A Long Walk Down Memory Lane With Grim Fandango

Saturday, January 9, 2016

When I think back on the favorite games of my youth I have a tendency to do so with rose-colored glasses. Nothing can really compare to the retouching my own memory gives to the games I love. I became keenly aware of this fact when I replayed the remastered Halo with Steven. It was alarming to see that the remastered version was closer to what I remembered about how the game looked, than what it actually looked like when I first played it years ago.

How does all this relate to Double Fine's Grim Fandango Remastered? Well, I suppose that I had high expectations going into this updated romp down adventure game memory lane. The game was billed as having repainted hi-res character textures, new dynamic lighting, and a gorgeous new recording of the score by the Melbourne Symphony Orchestra. I was excited by this news, and yes the game does technically have all those things. But those features, if I am being totally honest, do little to evoke a feeling of a loved game remastered. Grim Fandango Remastered plays more like a direct port than an artfully restored treasure.

This game, which I had expected to play with the same gleeful "warm fuzzies" that I experienced throughout my playthrough of The Secret of Monkey Island: Special Edition, brought a more mixed bag of emotions to the table. So many of the elements that I loved about this classic Lucas Arts game were still there. The unique story (how can you not love a noir based in mesoamerican afterlife mythology?), great dialogue, inspired artwork, and head scratching (read: potentially infuriating) puzzles were nearly the same as I remembered them being.

There was also a lot I didn't remember. Buggy gameplay was something that I don't recall being as much of an issue in the original. Its buggy nature in Remastered led me to a very frustrated replay of the first hour of the game (partly due to me not being better about staggering my saves, that bit is on me.) Directing the protagonist, Manny, around the scenes was much more clunky than I recalled (so much walking). The the great art work and design of the game is nigh identical to the original version, so without a proper update it comes across as weak by modern standards.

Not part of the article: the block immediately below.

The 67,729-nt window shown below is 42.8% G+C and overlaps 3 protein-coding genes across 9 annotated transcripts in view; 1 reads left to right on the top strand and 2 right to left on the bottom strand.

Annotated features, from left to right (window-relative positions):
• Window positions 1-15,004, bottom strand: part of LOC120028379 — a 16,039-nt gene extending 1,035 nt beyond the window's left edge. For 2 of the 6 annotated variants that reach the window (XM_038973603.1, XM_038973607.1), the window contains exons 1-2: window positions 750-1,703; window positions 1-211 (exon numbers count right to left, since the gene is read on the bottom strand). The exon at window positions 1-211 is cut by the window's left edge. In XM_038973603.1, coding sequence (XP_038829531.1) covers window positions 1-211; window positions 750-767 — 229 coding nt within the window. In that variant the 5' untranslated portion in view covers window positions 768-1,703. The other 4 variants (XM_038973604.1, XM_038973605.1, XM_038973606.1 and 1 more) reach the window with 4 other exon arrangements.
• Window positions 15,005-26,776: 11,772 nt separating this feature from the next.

I worry about coming across as harsh. I love Grim Fandango, I truly do. I am thankful for Double Fine's efforts to bring Grim Fandango back, if only for posterity. It was Lucas Arts' first foray into 3D and the scope of the game was very ambitious for the time. Grim Fandango is certainly worth preserving as a part of video game history.

Our memories of the games we played aren't sterile and uniform, they are interwoven with who we were when we played them. We change over time, and our tastes and expectations morph. I try hard (and sometimes succeed) to recapture some beloved elements of my youth but I am beginning to realize that sometimes, you can't go back home again.*

Grim Fandango is available on Steam and is currently free on the PS4 for members of Playstation Plus.

* My apologies to Thomas Wolfe